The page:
How to Protect Your Business Against a Merchant Account Reserve
Frozen Revenue Doesn’t Do You Any Good. Get Every Dollar You Earn.
Obviously, before you can start accepting payment card for your business, you’ll need an account with a merchant bank, called an acquirer. These accounts are often provided when you sign up for a processor, but you may also secure one separately. Of course, even once you get a merchant account, your ability to receive the funds from card transactions is not guaranteed.
Plenty of businesses end up in a situation in which their acquirer holds a large chunk of their revenue in a reserve account. This can last for months and can put serious hardship on your business. After all, you’re trying to pay vendors, employees, cover overhead, and market yourself, all with access to just a small fraction of your money. You need that revenue.
What is a Merchant Account Reserve?
A merchant account reserve is a portion of a merchant’s revenue held by an acquirer. How much of your revenue is held in the account reserve depends on your business’s level of risk. So called high-risk merchants can have upwards of 25% of their monthly revenue frozen in a merchant account reserve for up to six months before the acquirer finally releases it.
Why do they do this? More than anything, acquirers see your merchant account reserve as a kind of insurance to protect themselves against chargebacks.
You might be forced out of business if your chargeback-to-transaction ratio suddenly spikes, and the bank doesn’t want to be left holding the bill for all those chargebacks. If something like this happens, the acquirer will freeze your account, then use your account reserve as financial “padding” between themselves and you.
Top 5 Tips to Protect Your Business
Ideally, you’d want to avoid an account reserve altogether; of course, that’s not always possible depending on the nature of your business. However, there are steps you can take to minimize your risk and secure the best deal possible when determining your account reserve:
#1. Learn the Rules
Before you sign your contract, ask your prospective acquirer about their rules and processes regarding account reserves and freezes. Most will tell you that they will hold a certain amount in reserve once you reach a high-enough processing volume. Find a processor or acquirer who can offer you a figure that you’re comfortable accepting as an account reserve.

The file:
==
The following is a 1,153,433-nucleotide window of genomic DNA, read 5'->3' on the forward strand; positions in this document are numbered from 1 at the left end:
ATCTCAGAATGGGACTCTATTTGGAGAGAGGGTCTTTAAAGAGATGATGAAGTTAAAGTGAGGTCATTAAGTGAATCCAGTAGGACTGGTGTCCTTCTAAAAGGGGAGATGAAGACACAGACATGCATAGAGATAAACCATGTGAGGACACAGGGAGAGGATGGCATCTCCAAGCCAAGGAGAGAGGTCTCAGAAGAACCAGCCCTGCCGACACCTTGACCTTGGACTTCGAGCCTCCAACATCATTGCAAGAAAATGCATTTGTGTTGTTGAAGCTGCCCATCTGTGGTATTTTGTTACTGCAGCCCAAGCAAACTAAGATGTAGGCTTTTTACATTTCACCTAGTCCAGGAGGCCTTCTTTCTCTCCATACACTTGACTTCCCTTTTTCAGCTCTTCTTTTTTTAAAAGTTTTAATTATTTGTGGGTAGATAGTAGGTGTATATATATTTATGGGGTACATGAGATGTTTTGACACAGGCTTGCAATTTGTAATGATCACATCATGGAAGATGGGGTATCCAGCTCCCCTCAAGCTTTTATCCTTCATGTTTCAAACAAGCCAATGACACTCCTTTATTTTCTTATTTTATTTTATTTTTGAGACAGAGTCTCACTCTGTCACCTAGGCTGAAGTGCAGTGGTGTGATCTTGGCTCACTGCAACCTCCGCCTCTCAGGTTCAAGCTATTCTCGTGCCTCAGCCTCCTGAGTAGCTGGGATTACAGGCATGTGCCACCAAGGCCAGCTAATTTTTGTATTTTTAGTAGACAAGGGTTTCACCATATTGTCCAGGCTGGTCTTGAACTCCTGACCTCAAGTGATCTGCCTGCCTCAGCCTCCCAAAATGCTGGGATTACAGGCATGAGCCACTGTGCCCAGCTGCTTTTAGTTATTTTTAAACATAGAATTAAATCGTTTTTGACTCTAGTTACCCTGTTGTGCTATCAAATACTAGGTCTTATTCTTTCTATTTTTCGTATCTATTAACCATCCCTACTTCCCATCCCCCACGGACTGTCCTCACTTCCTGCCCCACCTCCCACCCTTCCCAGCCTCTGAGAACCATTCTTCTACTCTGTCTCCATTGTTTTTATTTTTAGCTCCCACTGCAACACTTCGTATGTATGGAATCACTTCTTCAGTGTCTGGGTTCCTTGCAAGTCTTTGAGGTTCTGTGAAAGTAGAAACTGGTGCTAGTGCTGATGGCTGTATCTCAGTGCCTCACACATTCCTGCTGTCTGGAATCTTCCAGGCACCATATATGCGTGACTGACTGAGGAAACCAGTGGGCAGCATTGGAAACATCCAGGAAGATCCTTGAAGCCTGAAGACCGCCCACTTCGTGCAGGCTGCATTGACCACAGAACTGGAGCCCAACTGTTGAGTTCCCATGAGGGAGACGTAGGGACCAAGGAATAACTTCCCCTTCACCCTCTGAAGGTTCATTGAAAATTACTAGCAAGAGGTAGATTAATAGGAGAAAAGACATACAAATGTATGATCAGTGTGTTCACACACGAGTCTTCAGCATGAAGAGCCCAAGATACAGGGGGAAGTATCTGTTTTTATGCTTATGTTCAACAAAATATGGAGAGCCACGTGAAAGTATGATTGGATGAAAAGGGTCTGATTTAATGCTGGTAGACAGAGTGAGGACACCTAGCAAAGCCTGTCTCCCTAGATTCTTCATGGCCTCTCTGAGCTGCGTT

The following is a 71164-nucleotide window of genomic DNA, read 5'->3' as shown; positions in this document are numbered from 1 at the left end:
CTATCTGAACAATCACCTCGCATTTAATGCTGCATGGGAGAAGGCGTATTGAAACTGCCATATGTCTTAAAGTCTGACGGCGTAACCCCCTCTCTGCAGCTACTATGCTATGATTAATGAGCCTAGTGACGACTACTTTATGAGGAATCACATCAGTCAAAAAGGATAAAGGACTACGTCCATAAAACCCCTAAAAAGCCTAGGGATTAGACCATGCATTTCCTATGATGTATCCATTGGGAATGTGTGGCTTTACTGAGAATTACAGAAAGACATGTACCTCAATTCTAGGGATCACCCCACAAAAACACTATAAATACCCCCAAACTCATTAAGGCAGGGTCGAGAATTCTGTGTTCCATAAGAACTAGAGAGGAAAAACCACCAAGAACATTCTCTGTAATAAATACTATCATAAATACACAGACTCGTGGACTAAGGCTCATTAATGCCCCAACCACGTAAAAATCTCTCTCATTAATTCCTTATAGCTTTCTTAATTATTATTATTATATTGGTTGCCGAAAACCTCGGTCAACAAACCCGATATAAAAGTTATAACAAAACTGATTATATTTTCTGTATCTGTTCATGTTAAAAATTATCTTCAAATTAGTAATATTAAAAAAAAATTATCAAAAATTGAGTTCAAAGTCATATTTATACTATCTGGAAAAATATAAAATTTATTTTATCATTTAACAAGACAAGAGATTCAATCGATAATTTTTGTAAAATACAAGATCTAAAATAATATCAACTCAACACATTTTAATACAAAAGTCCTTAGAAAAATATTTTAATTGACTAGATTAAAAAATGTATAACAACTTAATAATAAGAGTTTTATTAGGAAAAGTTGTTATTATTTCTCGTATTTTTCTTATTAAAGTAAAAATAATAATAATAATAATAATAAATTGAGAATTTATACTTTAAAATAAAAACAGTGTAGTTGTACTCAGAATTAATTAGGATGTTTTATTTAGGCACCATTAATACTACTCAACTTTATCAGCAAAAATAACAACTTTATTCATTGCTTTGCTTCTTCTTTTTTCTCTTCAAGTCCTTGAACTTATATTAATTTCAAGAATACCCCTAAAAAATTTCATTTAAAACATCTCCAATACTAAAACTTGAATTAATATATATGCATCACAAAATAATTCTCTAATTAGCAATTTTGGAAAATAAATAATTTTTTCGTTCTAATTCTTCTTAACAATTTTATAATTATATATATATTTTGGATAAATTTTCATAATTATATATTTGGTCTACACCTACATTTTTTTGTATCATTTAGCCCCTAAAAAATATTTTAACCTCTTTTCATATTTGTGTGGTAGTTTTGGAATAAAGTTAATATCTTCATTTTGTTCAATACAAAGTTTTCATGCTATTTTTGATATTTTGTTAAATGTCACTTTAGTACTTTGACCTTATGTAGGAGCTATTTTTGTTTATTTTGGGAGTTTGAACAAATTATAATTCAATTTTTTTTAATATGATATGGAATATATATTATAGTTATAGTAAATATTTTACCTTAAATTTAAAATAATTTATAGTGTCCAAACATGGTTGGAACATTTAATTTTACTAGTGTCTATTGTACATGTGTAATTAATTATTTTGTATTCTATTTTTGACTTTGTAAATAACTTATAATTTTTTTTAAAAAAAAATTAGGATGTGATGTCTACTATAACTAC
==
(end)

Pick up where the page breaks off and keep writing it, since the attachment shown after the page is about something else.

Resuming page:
#2. Be Optimistic About Your Revenue
Get approved for a higher processing volume than you think you’ll need at the beginning. It’s not just the power of positive thinking; this will give you room to grow without suddenly breaching your pre-approved account limit.
Make sure your processor is aware if you’re expecting a sudden increase in transaction volume. For example, if you’re launching a new product that you expect will be a hit, find out how your bank plans to handle the increased volume. They will be able to help you plan your cash flow and expenses, or possibly to upgrade your level of service.
#4. Offset the Burden
A lot of merchants opt to secure more than one merchant account. This way, one single bank doesn’t control all your revenue. Even if worse comes to worst and your account is frozen, you will still be able to conduct business and have an open stream of revenue.
#5. Minimize Chargebacks
Your chargeback-to-transaction ratio is one of the main determining factors in deciding whether your business is labeled “high risk.” Thus, minimizing your number of monthly chargebacks is one of the best ways to protect yourself.
Risk Vs. Reward
All business involves some level of risk, but that doesn’t mean you can’t take steps to minimize those challenges. Contact us to learn more about reducing your chargeback rate today.